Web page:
Romanian developer Shopping Center Holding bought Tiago Mall Oradea, the first mall in Romania that went bust, from the Transylvania Insolvency House for 30.5 million Euro. Austrian investment fund Immoeast purchased 85 per cent of the 50,000 sqm Polus Center mall in Constanta, developed by Hungarian company TriGranit, for one RON, plus debts of 40 million Euro.
British equity fund Dawnay Day, Carpathian, the owner of real estate company Atrium Centers, the developer of a four shopping malls in Romania, sold its Arad mall to the project constructor, Arcadom. The mall was sold due to debts worth 39.8 million Euro, which could rise to 59.2 million Euro by the end of construction work.
Israeli developer Aura Investments offered Polish developer Globe Trade Center 37 per cent of its shares in retail chain Galleria Shopping Centers, which the two developers are building in partnership. The shares were offered to liquidate a 13.6 million Euro debt Aura Investments had to GTC. “There have been some deals in the past 18 months, which have not been fully transparent cash transactions,” says Javaher. “Most of them took over debts or share offers.”
On the residential market the number of transactions were fewer. Romanian real estate developer Euro Market Services, which is building residential project Decebal Tower near Blvd Unirii, sold the project for 2.9 million Euro to an undisclosed investment fund. British equity fund Tri Investment bought 69 flats in Eminescu View project, developed by Israeli company Future Group on Strada Eminescu, for 11.5 million Euro. Last year, Tri Investments also bought 69 flats inside residential complex Perla Residence in Pipera. Norway’s Romania Invest fund paid two million Euro for 40 apartments in Evocasa Viva residential complex, developed by US company Adama, in Brasov. There are further opportunities for small investment funds to purchase smaller projects and some investors are negotiating to set up boutique funds raising around 50 million Euro.
Javaher thinks that Romania is more interesting for investors in all areas, not just real estate, than other countries in the region, due to the cheap labour costs, Romanian talent for foreign languages, their IT brains and entrepreneurial spirit.
“I love the Romanian mentality, because Romanians are very good entrepreneurs and very creative,” says Javaher. “Even if they do not always find the best solutions to solve things, they are not afraid to start businesses. This is not a spirit you can find in the Czech Republic, Poland or Hungary.”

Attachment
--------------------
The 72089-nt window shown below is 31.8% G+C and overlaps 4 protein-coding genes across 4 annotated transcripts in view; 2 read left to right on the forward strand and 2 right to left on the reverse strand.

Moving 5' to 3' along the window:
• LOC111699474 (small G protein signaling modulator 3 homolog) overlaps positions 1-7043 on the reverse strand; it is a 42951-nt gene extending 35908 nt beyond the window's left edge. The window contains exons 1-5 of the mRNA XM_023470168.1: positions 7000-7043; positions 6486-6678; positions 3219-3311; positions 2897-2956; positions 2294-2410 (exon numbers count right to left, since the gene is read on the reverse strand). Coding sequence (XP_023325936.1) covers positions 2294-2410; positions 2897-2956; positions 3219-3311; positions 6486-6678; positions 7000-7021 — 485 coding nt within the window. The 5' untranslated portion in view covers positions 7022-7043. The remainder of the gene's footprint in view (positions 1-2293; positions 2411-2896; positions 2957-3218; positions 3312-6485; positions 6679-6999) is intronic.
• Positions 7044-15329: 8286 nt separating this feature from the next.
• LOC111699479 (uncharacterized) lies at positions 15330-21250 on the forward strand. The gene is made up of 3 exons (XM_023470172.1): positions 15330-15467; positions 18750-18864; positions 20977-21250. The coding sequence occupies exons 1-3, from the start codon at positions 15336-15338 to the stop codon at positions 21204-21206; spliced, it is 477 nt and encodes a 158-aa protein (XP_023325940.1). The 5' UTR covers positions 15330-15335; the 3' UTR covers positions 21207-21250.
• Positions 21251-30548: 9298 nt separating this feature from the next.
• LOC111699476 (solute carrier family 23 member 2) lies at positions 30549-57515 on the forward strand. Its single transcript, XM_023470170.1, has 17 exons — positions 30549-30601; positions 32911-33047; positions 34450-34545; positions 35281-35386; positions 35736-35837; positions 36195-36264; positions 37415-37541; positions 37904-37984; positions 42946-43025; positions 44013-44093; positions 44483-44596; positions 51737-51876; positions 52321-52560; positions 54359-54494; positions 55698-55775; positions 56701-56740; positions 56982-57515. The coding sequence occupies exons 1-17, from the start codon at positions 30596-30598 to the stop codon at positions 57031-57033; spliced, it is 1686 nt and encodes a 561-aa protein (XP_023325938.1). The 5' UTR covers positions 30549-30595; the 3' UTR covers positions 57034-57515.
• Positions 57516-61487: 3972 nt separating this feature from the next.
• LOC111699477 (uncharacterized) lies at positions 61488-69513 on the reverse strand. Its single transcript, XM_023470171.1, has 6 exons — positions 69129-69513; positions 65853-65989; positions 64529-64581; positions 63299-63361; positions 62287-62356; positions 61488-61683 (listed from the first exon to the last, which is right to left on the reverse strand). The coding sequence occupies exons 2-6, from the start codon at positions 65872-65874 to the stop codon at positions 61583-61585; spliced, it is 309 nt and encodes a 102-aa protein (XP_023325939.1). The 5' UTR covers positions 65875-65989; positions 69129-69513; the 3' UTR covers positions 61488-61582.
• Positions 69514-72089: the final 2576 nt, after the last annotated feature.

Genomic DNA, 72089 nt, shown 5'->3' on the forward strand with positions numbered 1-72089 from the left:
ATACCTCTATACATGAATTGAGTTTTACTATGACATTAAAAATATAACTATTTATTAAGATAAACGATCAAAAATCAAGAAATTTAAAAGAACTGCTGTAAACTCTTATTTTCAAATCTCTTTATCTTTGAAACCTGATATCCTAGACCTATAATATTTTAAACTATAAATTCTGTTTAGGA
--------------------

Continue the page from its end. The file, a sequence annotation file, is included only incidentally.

Who is Troy Javaher?

Before working for Jones Lang LaSalle, Iranian-Swedish American Troy Javaher set-up and sold companies in the USA and developed real estate projects in North Carolina.
“I have lived in France, Italy, Holland and New York, but I really wanted to get back to a market which was not as emerging as, say, Turkmenistan, but still with lots of development opportunities after EU accession,” says Javaher.
With a Masters’ in real estate, finance and development from Columbia University, New York City, the globe-trotting managing director worked for a non-real estate company in the Republic of Moldova, before coming to the Bucharest office of JLL as head of capital markets and eventually managing director at the beginning of 2010.

There are 2 comments:

Jaroslaw: on 2010-07-13 00:03:50
Who in Czech Republic or Poland/Hungary lacks entreneurial spirit as mr says? Romania is not better in terms of people spirit!

Sraffa: on 2010-08-09 15:45:18
I agree with Mr. Javaher statement with respect to the entrepreneurial spirit of Romanian people in general, but due to lack of experience i cannot make a comparison to other East European Communities. Beside this and based on my experiences i confirm all other comments of Mr. Javaher. I also would like to point out that in a lot of cases asked prices still do not adequately reflect the sustainable longterm value of the objects. Here intermediates still have a lot of work to make asked prices transparent.